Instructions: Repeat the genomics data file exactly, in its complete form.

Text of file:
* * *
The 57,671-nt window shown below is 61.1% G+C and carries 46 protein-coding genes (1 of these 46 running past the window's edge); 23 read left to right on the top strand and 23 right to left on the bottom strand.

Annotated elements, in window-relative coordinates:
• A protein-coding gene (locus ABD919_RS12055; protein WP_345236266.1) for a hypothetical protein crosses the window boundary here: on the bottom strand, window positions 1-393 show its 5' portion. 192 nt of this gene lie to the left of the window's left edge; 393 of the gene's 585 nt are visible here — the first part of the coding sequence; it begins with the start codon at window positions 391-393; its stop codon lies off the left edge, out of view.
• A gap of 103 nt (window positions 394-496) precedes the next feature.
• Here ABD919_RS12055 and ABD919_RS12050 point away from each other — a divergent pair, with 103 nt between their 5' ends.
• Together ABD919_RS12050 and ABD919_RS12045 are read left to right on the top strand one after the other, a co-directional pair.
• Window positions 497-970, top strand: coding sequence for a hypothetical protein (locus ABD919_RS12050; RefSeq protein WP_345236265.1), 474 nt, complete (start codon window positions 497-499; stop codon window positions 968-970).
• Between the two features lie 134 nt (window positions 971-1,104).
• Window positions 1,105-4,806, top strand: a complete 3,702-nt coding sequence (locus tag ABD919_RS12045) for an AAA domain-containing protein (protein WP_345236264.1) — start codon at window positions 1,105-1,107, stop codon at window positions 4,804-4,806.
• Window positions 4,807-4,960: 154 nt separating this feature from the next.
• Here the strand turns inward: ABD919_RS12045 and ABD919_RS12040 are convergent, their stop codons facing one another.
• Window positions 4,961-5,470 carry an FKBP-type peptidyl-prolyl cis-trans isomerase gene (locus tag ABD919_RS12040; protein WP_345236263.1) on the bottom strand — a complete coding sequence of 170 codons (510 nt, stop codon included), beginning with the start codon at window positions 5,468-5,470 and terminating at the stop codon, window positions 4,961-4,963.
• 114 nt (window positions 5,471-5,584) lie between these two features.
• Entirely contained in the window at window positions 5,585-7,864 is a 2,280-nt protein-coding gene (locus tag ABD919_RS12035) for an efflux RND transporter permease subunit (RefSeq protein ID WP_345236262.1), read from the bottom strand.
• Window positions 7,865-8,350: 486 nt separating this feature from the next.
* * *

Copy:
The 57,671-nt window shown below is 61.1% G+C and carries 46 protein-coding genes (1 of these 46 running past the window's edge); 23 read left to right on the top strand and 23 right to left on the bottom strand.

Annotated elements, in window-relative coordinates:
• A protein-coding gene (locus ABD919_RS12055; protein WP_345236266.1) for a hypothetical protein crosses the window boundary here: on the bottom strand, window positions 1-393 show its 5' portion. 192 nt of this gene lie to the left of the window's left edge; 393 of the gene's 585 nt are visible here — the first part of the coding sequence; it begins with the start codon at window positions 391-393; its stop codon lies off the left edge, out of view.
• A gap of 103 nt (window positions 394-496) precedes the next feature.
• Here ABD919_RS12055 and ABD919_RS12050 point away from each other — a divergent pair, with 103 nt between their 5' ends.
• Together ABD919_RS12050 and ABD919_RS12045 are read left to right on the top strand one after the other, a co-directional pair.
• Window positions 497-970, top strand: coding sequence for a hypothetical protein (locus ABD919_RS12050; RefSeq protein WP_345236265.1), 474 nt, complete (start codon window positions 497-499; stop codon window positions 968-970).
• Between the two features lie 134 nt (window positions 971-1,104).
• Window positions 1,105-4,806, top strand: a complete 3,702-nt coding sequence (locus tag ABD919_RS12045) for an AAA domain-containing protein (protein WP_345236264.1) — start codon at window positions 1,105-1,107, stop codon at window positions 4,804-4,806.
• Window positions 4,807-4,960: 154 nt separating this feature from the next.
• Here the strand turns inward: ABD919_RS12045 and ABD919_RS12040 are convergent, their stop codons facing one another.
• Window positions 4,961-5,470 carry an FKBP-type peptidyl-prolyl cis-trans isomerase gene (locus tag ABD919_RS12040; protein WP_345236263.1) on the bottom strand — a complete coding sequence of 170 codons (510 nt, stop codon included), beginning with the start codon at window positions 5,468-5,470 and terminating at the stop codon, window positions 4,961-4,963.
• 114 nt (window positions 5,471-5,584) lie between these two features.
• Entirely contained in the window at window positions 5,585-7,864 is a 2,280-nt protein-coding gene (locus tag ABD919_RS12035) for an efflux RND transporter permease subunit (RefSeq protein ID WP_345236262.1), read from the bottom strand.
• Window positions 7,865-8,350: 486 nt separating this feature from the next.